The Observer's Jay Rayner visits Leeds and discovers ‘a fabulous disgrace' at Wen's
[There is] a salad of julienned potato, cooked so it still has bite, then dressed with enthusiastic glugs of chilli oil. I see it on menus rarely and have to order it when I do, because it is unlike any other potato dish I have ever come across, in any culinary tradition. It manages to be both a warm hug and a cheery slap around the chops at the same time.
A whole seabass arrives on a classic, gold-rimmed plate, of a sort that Alan Bennett would have recalled a relative in Leeds keeping on the cabinet in the front parlour for best. The substantial fish lies in a bold, deep sauce of minced pork and chilli, which is an unapologetic Trumpian orange. The white flesh falls away from the bone with a nudge so that it looks like a tan line against the mess of that chilli.
Then there's "crispy sliced lean pork in special made sweet and sour sauce". The specialness is not so much in the sauce, which is basically a lightly spiced syrup. It lies in the whole outrageous, roaring, blistered and curled confection. Thin slices of pork have been thickly battered and deep-fried until bubbled and glass-like, then drenched in the caramel. When it arrives, we can still hear it fizzing and crackling. Oh lordy. There's no point pretending. This dish is built on the infantilising qualities that fast-food corporations have made billions from: deep-frying, sugar, carb-rich batter, sugar, a surfeit of protein and sugar. It's an utter, shocking disgrace. It is also fabulous. I suspect you knew that.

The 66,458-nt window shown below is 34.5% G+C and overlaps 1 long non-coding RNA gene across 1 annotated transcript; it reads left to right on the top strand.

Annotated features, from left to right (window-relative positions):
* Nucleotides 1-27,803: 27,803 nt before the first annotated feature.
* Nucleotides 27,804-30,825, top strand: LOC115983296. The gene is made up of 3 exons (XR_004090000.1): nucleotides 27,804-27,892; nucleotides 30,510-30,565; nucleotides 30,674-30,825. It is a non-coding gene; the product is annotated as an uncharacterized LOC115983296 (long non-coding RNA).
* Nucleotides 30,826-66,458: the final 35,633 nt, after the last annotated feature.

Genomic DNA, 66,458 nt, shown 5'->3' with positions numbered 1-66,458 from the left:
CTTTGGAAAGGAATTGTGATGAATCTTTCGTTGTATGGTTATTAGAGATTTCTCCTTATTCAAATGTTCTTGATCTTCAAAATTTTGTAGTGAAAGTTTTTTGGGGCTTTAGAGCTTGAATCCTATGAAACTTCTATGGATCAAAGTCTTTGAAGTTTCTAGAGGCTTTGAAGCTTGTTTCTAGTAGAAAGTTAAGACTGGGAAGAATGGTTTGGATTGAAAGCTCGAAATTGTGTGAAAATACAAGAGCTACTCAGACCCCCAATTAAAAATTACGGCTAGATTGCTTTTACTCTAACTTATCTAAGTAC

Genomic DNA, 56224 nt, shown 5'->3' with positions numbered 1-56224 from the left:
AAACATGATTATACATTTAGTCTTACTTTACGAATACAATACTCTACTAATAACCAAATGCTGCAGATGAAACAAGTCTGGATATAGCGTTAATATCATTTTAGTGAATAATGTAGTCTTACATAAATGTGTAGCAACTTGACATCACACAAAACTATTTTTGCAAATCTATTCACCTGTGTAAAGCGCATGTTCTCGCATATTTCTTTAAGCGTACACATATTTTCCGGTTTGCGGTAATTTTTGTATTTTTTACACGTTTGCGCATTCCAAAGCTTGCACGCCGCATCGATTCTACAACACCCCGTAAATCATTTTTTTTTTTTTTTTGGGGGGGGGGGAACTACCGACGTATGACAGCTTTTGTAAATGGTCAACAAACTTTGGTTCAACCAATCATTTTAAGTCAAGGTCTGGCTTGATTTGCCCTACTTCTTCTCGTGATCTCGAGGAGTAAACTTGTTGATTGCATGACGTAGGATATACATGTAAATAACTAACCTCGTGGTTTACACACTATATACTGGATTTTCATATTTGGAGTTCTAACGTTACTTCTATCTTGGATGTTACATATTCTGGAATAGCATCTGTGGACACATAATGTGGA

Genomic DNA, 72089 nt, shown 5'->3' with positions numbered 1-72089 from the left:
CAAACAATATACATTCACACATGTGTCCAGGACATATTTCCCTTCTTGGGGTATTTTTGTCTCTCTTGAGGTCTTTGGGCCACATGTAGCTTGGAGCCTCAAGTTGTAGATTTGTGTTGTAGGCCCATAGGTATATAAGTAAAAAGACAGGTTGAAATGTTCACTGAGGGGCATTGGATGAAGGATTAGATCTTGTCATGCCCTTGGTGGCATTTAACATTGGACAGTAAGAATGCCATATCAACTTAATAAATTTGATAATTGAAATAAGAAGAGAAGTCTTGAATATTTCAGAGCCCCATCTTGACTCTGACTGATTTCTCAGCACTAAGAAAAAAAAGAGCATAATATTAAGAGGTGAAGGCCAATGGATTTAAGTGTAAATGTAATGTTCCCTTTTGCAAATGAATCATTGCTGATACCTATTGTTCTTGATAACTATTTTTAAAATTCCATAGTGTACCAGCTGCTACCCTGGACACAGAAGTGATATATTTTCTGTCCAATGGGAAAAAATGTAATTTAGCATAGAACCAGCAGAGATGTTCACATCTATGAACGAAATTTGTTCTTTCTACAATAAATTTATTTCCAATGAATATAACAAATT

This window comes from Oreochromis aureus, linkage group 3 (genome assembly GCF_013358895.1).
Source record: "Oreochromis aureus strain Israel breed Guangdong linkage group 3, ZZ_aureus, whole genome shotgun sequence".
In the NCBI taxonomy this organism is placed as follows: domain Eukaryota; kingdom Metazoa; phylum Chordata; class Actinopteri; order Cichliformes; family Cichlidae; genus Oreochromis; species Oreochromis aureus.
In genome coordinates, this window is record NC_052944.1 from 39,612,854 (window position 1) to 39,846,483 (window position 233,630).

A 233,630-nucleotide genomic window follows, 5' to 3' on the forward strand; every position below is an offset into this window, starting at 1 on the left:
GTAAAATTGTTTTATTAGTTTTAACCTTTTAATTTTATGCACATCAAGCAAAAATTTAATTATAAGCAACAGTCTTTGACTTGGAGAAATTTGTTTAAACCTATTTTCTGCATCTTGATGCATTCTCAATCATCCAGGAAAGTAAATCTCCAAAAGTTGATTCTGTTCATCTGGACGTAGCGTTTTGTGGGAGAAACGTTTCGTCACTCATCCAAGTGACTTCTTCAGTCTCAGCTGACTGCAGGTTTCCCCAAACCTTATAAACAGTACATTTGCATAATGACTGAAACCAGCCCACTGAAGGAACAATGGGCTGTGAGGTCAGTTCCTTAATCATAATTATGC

Price: small plates, £4.40-£8.80; mains, £8.90-£15.80; desserts, £3.80-£4.20
Tom Barker Bowles of The Mail on Sunday thinks Ariana II is Kabul come to London's Kilburn
It's not often you find an offshoot of a Manhattan restaurant on Kilburn High Road. But Ariana II, not so much a sequel as transatlantic sibling, has been on this sootily urban Northwest London thoroughfare for over a decade. And you wouldn't want it anywhere else.
Because this is as much local hero as it is Afghani stalwart, the sort of place that feeds expats, locals and novices (including me) with equal delight. I'm here on the recommendation of Hamid, a charming Afghani taxi driver, who hollered its praises.
Inside, the lights are bright, the tables rammed, and the atmosphere thick enough to smear on fresh baked bread. Service is brisk but warm, and we leave ordering to our waitress. "Aushak," she smiles, putting down a huge plate of dumplings, stuffed with spiced leeks and lavished with a minced lamb sauce, heavy on the cumin, with chickpeas and lashings of yogurt. The pastry is delicate, the flavours subtle and elegant. My endless quest for new forms of dumpling has found a new star.
Hot, fluffy naan arrives with baudinjan buranee, a sort of soft aubergine mush with a hint of chilli and a pert acidity, while kadoo buranee, vivid orange, sees mashed pumpkin crisscrossed with more fresh yogurt. There's lightness and litheness to both dishes, a subtle, delicate spicing that quietly thrills.